The municipalities of Victoria and Whistler, both served by BC Transit, are enacting policies of providing a free transit pass to anyone between the ages of 12 and 18 starting over the coming weeks and months.
Such policies are intended to encourage more young people to adopt transit as their mode of transportation early on in their lives, as they will be more likely to continue using transit when they transition into adulthood.
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For the City of Victoria, this follows a June decision by the Victoria Regional Transit Commission to provide free transit passes to youth who have a registered residence within the city limits.
According to updated policy reports this week, approximately 7,200 youth within the municipality are eligible for the youth bus pass program.
Victoria’s program will begin December 1, 2019, and every youth will be required to go to city hall each month through August 2020 to provide a proof of address and pick up their passes.
Regardless of whether or not the youth use the pass, each pass will cost the municipality $11.25 per month or $135 per year, totalling a bulk purchase of $972,000 annually, with much of this coming from the city’s parking revenues.
A more permanent youth U-Pass system for this program could be put in place by September 2020, with youth using their student identification cards as free bus passes, similar to the existing system for post-secondary students.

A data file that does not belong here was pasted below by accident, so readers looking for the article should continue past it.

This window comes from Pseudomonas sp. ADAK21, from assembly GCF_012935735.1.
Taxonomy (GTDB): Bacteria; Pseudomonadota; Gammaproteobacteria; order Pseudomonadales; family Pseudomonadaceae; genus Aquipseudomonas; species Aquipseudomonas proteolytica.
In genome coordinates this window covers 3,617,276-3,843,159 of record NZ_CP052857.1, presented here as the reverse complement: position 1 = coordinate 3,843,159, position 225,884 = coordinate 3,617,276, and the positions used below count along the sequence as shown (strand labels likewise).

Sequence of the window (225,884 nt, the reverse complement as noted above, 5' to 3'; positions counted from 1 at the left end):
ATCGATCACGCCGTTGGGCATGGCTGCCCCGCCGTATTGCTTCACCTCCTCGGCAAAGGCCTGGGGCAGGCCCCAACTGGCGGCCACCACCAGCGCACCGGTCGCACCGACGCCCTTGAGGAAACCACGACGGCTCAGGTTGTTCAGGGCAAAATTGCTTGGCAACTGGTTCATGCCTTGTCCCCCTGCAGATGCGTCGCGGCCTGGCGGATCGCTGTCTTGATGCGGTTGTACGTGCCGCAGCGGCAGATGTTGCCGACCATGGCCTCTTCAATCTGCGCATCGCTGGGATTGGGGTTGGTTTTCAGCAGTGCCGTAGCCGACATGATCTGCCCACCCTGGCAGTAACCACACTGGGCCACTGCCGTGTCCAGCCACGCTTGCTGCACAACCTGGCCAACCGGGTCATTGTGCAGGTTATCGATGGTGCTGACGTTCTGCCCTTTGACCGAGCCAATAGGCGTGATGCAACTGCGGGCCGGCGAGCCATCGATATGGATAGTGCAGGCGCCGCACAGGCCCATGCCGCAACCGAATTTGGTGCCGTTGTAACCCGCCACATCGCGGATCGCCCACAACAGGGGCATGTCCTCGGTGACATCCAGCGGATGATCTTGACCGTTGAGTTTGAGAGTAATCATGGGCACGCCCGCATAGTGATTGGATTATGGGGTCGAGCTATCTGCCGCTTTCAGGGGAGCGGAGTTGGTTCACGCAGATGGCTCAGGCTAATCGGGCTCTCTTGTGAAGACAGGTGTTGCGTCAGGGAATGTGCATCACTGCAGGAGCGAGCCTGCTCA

Transit fares in Victoria for youth are currently $2.50 for a single boarding cash fare and $45 for a monthly pass.
Over at Whistler, the resort municipality will launch a pilot project providing all secondary students with free bus passes on BC Transit’s Whistler Transit System. The program is slated to begin in early 2020.
Funding for Whistler’s program will come from an increase to the rates for monthly parking passes in Day Lots 1, 2, and 3 — from $50 per month to $60 per month.
For several years, a form of free public transit has also been provided in Whistler during the weekends of the peak summer tourist season as a traffic mitigation measure.
TransLink has been considering the feasibility of offering free transit as well to youth in Metro Vancouver between the ages of five and 18. While the public transit authority supports free transit for youth, it says an annual provincial operating subsidiary would be required to fill an annual revenue hole of between $40 million and $50 million.